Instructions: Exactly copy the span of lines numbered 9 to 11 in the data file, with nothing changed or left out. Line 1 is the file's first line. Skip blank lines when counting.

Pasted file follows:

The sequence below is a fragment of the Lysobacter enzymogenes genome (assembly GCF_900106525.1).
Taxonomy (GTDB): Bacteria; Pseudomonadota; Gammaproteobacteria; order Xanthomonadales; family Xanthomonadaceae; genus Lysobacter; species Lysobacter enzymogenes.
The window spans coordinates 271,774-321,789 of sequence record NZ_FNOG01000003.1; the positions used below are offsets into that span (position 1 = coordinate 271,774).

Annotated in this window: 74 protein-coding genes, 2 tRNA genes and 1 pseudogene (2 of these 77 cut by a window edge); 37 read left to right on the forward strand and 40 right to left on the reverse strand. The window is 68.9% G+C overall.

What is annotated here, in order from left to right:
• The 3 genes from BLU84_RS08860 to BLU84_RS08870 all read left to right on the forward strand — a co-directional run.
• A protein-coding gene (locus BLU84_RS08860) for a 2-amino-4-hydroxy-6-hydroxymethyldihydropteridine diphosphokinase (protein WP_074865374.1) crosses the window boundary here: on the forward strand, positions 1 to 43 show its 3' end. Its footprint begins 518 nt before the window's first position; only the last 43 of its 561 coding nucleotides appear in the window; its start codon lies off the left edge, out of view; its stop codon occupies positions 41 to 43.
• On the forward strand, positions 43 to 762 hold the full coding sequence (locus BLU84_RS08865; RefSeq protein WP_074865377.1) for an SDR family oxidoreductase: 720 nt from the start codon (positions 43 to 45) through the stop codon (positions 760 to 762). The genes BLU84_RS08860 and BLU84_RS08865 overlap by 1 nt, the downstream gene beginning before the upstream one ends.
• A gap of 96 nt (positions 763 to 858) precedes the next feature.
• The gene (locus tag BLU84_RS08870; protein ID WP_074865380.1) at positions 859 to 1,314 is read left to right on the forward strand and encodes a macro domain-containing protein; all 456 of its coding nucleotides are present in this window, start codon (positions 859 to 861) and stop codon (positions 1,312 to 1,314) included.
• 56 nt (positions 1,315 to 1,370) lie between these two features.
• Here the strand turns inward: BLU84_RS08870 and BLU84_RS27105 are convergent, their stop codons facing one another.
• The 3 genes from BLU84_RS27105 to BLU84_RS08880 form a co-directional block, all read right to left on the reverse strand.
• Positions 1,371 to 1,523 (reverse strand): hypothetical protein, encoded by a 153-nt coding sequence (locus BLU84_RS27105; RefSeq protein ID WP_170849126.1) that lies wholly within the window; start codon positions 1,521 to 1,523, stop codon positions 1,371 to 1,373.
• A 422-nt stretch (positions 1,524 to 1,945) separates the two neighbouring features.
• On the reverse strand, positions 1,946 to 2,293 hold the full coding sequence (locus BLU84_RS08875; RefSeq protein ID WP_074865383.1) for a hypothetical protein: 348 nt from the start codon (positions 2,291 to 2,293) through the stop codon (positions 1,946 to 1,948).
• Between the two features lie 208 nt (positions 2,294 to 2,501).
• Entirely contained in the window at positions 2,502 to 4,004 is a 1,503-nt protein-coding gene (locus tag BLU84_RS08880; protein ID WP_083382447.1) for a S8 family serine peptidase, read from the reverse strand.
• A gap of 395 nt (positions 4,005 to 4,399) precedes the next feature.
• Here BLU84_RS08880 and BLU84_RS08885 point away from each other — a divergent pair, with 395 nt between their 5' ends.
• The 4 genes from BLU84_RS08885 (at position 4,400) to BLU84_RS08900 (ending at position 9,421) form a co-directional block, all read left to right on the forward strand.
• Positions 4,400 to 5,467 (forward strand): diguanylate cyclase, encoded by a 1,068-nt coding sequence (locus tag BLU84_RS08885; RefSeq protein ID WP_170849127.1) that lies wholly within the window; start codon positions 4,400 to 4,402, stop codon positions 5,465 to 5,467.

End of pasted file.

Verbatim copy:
• A gap of 96 nt (positions 763 to 858) precedes the next feature.
• The gene (locus tag BLU84_RS08870; protein ID WP_074865380.1) at positions 859 to 1,314 is read left to right on the forward strand and encodes a macro domain-containing protein; all 456 of its coding nucleotides are present in this window, start codon (positions 859 to 861) and stop codon (positions 1,312 to 1,314) included.
• 56 nt (positions 1,315 to 1,370) lie between these two features.